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Is using define temp-table with a like option bad coding standards?

Discussion in 'Development' started by progdev1, Feb 17, 2012.

  1. progdev1

    progdev1 New Member

    Hi does anyone know is using define temp-table with a like [database table] option considered bad coding standards in PROGRESS ABL. I have never heard this before and am wondering if anyone else has ever heard this. One of the person I work with consideres it bad. If the database has to change then the code has to change. Where as I would consider it good for the same reason. i.e. if you are changing the database then you need to review the code that the database affects anyway. I'm am just wondering what the general conensus is here before i say anything.
  2. Cringer

    Cringer ProgressTalk.com Moderator Staff Member

    I've come across people who consider it to be bad practise too. The argument of db change needs code change is a rubbish one in my opinion as a db change that would change things that considerably would need code changes anyway, surely?

    More generally though, I think it depends on what you are trying to achieve. If you are trying to devolve database access from w code for example, then defining a temp table like the db table is almost imperative IMO. In that case you can just pass the temp table to the pcode that manages the db updates and you've got everything you need there for a buffer copy.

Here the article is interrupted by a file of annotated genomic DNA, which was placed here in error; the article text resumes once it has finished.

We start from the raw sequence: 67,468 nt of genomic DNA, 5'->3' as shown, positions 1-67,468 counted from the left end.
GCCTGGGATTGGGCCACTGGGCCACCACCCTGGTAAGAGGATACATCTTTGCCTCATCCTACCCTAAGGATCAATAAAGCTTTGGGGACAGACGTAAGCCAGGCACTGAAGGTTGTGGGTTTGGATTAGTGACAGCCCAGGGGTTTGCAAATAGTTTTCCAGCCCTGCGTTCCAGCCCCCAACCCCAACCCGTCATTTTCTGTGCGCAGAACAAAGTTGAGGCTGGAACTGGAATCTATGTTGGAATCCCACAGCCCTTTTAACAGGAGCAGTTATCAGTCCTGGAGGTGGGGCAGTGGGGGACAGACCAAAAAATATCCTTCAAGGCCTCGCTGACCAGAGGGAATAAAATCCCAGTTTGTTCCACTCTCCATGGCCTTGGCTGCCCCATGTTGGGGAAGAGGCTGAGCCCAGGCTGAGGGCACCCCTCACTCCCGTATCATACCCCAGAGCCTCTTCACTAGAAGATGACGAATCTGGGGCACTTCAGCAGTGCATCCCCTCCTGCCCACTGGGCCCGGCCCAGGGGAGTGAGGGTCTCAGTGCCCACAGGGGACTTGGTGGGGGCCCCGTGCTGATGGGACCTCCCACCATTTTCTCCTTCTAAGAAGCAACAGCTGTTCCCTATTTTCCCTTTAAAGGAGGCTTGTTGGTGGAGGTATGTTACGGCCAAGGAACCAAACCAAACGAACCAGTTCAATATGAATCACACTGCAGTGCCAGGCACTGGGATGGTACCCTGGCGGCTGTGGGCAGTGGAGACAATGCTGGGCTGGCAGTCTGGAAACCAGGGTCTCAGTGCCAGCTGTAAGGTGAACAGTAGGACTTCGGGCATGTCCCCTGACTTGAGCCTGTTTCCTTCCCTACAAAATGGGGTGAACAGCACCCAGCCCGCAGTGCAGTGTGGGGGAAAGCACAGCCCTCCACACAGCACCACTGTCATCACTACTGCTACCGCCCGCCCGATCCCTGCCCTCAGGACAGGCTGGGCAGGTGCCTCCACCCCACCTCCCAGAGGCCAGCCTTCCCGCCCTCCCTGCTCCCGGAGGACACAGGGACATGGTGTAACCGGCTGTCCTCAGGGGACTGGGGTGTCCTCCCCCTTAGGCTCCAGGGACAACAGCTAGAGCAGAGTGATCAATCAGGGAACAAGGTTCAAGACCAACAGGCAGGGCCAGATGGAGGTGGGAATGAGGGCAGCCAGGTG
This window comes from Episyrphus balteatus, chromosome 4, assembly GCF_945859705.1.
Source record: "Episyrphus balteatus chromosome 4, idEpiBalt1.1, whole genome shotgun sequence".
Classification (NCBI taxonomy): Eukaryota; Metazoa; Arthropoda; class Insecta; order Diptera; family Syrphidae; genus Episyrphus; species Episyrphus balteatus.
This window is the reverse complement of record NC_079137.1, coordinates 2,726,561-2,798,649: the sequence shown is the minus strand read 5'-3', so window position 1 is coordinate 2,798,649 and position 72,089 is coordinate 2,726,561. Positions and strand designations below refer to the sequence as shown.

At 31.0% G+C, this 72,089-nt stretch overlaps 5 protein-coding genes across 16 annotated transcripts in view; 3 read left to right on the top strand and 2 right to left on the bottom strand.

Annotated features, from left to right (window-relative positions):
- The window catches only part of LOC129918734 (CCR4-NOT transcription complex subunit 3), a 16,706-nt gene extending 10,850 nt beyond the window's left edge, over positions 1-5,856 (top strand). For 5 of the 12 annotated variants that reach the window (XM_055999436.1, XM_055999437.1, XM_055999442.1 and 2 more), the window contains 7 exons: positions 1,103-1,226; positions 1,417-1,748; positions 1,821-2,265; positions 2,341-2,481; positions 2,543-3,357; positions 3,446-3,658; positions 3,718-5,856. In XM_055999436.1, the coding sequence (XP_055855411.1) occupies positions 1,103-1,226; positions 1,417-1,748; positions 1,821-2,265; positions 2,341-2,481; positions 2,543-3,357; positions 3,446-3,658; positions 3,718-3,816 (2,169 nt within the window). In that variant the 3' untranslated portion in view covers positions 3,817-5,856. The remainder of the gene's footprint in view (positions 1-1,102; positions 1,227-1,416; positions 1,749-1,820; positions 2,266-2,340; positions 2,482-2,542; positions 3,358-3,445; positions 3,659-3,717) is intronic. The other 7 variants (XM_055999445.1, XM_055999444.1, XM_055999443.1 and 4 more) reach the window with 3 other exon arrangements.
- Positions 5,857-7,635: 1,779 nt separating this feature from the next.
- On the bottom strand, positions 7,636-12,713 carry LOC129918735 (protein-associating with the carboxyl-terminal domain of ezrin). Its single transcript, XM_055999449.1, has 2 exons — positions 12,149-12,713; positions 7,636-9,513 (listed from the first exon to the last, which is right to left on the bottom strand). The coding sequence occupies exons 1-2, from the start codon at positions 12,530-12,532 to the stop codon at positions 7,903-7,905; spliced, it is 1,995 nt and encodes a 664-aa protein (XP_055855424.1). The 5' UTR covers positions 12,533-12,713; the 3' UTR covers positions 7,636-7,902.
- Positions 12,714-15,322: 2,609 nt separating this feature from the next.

If on the other hand you only need a couple of fields from a massive db table, then defining the tt like, is a massive waste of resources. As with most things it's a judgement call.
  3. GregTomkins

    GregTomkins Member

    With respect, "if you are trying to devolve database access from w code for example, then defining a temp table like the db table is almost imperative IMO" is rubbish in my opinion. On the contrary, the TT's that I see passed to a .W more often than not are an aggregation of bits and pieces of different tables, collected into one place so that the .W doesn't have to know about all those messy details. As a general principle, I think you want all the detailed knowledge of tables and fields and the internals of your app centralized on the server side. The .W should, to the extent practical, strive to merely display things.

    That said, I don't think there is anything absolutely wrong with LIKE, but personally, I don't like (no pun intended) the way it obscures the structure of the table in the source. But that's not a big deal. In any event, I only use it when I truly need an exact replica of the real DB table for some reason. Which is rare.

    One (not very strong) reason to avoid LIKE is that it creates a dependency on a DB connection which in turn may allow unwanted DB references to creep into your code. This mostly relevant to .W's. If your .W"s run thru AppServer, it makes sense to NOT have a DB connection when you compile them, because you won't when you run them. If you use LIKE, you have to have that connection. This same concept could, I suppose, be applied to other multi-database situations.
  4. Mike Derrick

    Mike Derrick Member

    My 2 cents: Whether or not it's best practice, we use "Define LIKE" all the time. Our app is designed to run either Single User, Client/Server or with the Appserver. A few years back, we opted to go with an ADM2 front end to simplify the UI development, and to do that, we define our client side TTs with LIKE in the SDO's so they look like the database tables that are being updated. (There are a few exceptions of course.) And, as you well know, in order to utilize the Appserver, the UI must NOT have any database connections at runtime. It's a simple thing to ferret out any unwanted DB runtime connections with an XREF compile.